The shape of the outer tube 4 gives it considerable clinical advantages over previous tubes. One advantage arises from the fact that the tip of the patient end of the tube can be located concentrically within the trachea, with the patient end directed coaxially along the trachea. This is a particular advantage with uncuffed tubes where there is nothing on the patient end of the tube to locate it away from the wall of the trachea. Even, however, with cuffed tubes, it has the advantage of ensuring that the pressure exerted by the cuff is distributed equally around the trachea, to avoid local points of high pressure. To achieve the anatomical advantages of the outer tube of the present invention, it is necessary for the tube to have a curvature that is not constant along its length. Although this shape might be expected to require the use of a corrugated inner cannula in order to conform to the shape of the outer tube during insertion without buckling, it has been found that a smooth walled inner cannula can be used satisfactorily. This ensures the least resistance to gas flow along the inner cannula.
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|Citing Patent||Filing date||Publication date||Applicant||Title|
|US6612305||Apr 27, 2001||Sep 2, 2003||Dario O. Fauza||Integral balloon tracheostomy tube|
|US6662804||Jan 15, 2002||Dec 16, 2003||Antonio Ortiz||Tracheostomy tube with cuff on inner cannula|
|US7195016||Jan 7, 2004||Mar 27, 2007||E. Benson Hood Laboratories||Transtracheal oxygen stent|
|US8573218||Mar 7, 2007||Nov 5, 2013||Michael John RUTTER||Tracheostomy tube|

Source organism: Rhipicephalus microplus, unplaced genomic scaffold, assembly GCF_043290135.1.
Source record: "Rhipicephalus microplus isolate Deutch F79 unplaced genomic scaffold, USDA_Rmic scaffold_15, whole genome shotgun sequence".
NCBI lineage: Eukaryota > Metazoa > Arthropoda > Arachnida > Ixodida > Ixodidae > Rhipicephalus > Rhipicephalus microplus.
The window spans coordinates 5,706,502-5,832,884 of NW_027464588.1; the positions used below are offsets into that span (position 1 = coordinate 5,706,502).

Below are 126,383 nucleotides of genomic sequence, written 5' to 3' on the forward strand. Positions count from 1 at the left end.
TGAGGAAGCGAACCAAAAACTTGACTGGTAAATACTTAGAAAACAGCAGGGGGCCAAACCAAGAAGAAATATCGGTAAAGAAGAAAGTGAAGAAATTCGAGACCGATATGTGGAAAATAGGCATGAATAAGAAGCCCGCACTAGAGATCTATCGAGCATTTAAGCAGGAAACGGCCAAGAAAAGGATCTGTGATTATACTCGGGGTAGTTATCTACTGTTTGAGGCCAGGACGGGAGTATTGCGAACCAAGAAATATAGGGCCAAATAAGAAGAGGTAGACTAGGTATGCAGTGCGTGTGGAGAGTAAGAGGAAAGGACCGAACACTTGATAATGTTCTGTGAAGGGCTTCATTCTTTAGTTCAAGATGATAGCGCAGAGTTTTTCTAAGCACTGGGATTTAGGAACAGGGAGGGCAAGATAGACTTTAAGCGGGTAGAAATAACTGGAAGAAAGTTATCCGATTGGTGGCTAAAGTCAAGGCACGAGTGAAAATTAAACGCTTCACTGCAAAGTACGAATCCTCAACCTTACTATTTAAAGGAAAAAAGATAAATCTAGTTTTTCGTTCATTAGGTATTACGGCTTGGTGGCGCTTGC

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|US20040118401 *||Oct 14, 2003||Jun 24, 2004||Smith Daniel John||Conduit with heated wick|
|WO2001083015A1||Apr 27, 2001||Nov 8, 2001||Dario O Fauza||Integral balloon tracheostomy tube|
|WO2014132015A1||Feb 5, 2014||Sep 4, 2014||Smiths Medical International Limited||Tracheostomy tube assemblies and inner cannulae|
|WO2014132016A1||Feb 5, 2014||Sep 4, 2014||Smiths Medical International Limited||Tracheostomy tube assemblies and inner cannulae|
|U.S. Classification||128/207.14, 128/912, 128/200.26, 128/911|
|International Classification||A61M16/04, A61B17/24|
|Cooperative Classification||Y10S128/912, Y10S128/911, A61M16/0465|
|Oct 2, 1996||AS||Assignment|
Owner name: SMITHS INDUSTRIES PUBLIC LIMITED COMPANY, ENGLAND
Free format text: ASSIGNMENT OF ASSIGNORS INTEREST;ASSIGNOR:TURNER, MARK WILLIAM;REEL/FRAME:008258/0011
Effective date: 19960916
|Mar 2, 2001||AS||Assignment|
|Jun 4, 2003||REMI||Maintenance fee reminder mailed|
|Nov 17, 2003||LAPS||Lapse for failure to pay maintenance fees|
|Jan 13, 2004||FP||Expired due to failure to pay maintenance fee|
Effective date: 20031116